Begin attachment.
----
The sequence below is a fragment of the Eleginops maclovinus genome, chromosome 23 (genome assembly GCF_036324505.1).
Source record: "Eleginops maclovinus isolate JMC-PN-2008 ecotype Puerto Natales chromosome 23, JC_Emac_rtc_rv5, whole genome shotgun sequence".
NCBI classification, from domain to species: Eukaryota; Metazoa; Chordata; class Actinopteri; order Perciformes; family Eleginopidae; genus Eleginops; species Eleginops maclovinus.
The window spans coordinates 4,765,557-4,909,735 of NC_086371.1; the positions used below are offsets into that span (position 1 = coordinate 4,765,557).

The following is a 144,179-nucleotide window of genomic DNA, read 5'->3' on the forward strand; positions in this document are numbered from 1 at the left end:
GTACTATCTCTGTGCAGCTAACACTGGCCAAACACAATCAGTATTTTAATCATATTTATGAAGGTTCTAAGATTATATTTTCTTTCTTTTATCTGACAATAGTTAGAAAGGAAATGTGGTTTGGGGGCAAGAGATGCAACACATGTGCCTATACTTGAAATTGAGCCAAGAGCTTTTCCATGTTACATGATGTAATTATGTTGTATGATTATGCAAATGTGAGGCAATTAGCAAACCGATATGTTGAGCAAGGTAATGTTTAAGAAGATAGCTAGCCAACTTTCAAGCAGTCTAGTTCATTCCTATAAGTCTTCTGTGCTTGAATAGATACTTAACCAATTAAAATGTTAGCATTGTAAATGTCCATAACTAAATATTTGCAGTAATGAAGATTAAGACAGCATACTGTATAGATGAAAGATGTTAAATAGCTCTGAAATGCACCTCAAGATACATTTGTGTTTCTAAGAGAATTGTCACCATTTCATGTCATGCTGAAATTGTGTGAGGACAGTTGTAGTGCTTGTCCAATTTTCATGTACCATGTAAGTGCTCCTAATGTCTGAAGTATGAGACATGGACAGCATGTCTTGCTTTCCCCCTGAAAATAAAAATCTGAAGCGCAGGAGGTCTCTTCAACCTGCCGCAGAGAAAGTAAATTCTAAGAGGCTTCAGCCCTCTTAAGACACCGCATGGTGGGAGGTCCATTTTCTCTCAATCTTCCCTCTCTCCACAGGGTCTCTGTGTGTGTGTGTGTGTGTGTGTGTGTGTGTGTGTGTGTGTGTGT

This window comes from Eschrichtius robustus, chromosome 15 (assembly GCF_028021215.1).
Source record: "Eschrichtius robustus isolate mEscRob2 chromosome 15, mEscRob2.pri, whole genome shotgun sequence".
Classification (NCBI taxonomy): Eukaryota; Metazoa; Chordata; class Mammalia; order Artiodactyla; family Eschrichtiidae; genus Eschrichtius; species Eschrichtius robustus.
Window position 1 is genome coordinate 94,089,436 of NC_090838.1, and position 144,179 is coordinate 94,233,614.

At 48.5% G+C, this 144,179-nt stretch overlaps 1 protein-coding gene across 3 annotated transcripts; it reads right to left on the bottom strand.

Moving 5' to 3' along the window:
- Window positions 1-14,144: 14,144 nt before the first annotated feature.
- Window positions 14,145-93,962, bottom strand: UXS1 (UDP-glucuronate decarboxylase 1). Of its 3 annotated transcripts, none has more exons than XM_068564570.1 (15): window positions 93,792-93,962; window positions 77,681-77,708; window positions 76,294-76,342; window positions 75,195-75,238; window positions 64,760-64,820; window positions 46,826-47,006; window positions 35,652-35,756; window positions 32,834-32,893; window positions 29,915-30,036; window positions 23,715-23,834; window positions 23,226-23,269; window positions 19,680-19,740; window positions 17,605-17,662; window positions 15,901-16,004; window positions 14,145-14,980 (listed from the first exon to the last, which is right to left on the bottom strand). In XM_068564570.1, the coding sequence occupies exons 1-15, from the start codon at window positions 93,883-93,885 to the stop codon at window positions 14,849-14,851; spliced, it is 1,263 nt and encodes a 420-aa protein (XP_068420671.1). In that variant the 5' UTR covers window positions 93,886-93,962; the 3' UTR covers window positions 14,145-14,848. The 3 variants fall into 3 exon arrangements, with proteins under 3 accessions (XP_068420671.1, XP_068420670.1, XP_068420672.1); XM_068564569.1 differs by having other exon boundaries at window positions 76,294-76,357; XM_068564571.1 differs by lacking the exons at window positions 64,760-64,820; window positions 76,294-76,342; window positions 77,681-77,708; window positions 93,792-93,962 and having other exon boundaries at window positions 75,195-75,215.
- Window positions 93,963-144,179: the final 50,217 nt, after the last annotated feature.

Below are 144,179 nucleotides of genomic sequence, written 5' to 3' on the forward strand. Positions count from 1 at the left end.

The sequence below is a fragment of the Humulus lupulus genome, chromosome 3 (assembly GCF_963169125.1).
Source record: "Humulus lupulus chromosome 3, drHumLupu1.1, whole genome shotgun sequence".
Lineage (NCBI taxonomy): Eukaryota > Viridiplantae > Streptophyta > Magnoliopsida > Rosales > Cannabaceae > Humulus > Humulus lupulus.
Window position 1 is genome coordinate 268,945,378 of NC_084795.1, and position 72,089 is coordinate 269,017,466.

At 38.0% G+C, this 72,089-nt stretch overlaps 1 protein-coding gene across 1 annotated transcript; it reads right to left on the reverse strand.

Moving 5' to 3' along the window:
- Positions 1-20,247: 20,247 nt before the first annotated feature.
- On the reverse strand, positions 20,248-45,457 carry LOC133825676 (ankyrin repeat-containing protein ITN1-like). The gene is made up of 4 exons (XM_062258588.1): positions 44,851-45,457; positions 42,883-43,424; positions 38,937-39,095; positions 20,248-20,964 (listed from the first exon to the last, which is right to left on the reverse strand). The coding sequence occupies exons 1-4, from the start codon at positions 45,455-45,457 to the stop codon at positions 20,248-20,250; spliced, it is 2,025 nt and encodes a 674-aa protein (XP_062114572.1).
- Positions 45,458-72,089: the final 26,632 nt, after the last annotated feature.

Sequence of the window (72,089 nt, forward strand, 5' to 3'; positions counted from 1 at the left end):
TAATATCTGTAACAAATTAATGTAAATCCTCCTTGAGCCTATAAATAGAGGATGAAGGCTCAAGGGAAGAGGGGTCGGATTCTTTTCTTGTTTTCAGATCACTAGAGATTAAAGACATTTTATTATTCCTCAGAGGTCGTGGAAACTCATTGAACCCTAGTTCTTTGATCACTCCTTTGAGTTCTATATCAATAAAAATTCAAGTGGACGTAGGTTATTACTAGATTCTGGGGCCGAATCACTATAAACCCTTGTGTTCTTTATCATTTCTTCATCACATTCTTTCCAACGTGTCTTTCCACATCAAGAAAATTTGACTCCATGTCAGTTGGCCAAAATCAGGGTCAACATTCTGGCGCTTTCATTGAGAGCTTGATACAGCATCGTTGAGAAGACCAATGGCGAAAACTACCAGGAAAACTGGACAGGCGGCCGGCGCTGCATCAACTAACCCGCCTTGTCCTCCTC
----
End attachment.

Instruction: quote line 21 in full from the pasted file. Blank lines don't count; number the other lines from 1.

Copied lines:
At 38.0% G+C, this 72,089-nt stretch overlaps 1 protein-coding gene across 1 annotated transcript; it reads right to left on the reverse strand.